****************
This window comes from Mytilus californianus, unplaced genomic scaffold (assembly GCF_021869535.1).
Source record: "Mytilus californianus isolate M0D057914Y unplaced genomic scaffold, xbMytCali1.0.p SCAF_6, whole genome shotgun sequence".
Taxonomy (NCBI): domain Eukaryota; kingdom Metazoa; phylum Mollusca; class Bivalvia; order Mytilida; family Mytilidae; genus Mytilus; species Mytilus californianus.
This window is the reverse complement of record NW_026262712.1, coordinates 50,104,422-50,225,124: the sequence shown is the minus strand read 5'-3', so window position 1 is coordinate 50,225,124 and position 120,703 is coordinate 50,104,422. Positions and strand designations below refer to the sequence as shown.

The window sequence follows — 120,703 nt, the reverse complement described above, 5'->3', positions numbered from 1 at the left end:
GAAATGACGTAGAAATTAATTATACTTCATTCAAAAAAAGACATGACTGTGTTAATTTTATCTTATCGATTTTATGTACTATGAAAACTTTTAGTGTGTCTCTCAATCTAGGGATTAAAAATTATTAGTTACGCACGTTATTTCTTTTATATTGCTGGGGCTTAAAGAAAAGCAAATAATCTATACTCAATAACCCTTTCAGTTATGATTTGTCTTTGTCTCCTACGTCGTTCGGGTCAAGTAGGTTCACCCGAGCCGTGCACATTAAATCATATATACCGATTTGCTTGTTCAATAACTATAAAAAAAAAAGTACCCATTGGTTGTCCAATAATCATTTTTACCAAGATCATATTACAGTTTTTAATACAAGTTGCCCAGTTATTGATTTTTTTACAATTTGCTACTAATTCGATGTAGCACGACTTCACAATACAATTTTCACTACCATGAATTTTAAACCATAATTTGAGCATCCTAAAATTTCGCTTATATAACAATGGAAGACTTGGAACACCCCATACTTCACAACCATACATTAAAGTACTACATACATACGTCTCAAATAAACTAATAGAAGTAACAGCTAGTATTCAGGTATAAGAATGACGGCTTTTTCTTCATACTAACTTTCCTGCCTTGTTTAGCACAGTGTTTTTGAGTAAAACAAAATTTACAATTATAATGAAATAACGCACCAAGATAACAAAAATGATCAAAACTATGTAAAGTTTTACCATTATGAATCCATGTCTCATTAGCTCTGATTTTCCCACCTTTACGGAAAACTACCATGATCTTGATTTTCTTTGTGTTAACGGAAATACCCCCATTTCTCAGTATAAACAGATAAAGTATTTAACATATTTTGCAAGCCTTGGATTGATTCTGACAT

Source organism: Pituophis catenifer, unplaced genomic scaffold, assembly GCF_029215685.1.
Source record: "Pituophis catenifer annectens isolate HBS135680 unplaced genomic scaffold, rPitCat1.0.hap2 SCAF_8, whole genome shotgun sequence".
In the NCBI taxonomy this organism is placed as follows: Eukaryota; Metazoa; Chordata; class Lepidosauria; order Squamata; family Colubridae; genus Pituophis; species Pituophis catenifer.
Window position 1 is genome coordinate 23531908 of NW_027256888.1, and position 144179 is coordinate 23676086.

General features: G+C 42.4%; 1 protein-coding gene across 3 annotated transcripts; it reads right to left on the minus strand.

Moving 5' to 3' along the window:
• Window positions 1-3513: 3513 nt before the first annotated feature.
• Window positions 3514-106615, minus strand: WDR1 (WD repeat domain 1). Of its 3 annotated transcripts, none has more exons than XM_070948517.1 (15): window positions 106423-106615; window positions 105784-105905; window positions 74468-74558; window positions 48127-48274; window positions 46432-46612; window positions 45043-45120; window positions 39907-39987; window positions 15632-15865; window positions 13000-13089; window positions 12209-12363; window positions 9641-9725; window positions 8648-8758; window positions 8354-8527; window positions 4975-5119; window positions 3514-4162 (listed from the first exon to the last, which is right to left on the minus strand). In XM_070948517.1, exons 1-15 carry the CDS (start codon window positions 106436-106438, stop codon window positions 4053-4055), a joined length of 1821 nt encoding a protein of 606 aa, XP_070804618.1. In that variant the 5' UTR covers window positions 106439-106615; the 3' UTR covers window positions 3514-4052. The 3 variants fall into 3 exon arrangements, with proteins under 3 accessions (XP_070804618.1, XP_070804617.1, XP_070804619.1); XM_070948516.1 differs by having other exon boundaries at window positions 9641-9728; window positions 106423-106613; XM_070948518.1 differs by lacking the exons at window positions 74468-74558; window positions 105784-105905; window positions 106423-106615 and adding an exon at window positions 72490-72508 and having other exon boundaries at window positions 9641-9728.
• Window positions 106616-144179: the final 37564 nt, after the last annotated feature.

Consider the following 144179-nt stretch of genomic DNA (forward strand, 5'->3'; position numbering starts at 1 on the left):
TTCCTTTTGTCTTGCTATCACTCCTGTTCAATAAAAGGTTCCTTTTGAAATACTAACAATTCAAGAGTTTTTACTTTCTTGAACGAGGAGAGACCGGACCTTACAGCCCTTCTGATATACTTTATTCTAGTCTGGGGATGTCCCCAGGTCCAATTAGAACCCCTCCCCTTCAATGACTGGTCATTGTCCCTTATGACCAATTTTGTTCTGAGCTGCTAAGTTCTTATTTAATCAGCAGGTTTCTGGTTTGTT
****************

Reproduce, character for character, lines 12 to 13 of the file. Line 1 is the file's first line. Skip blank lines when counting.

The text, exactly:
Moving 5' to 3' along the window:
• Window positions 1-3513: 3513 nt before the first annotated feature.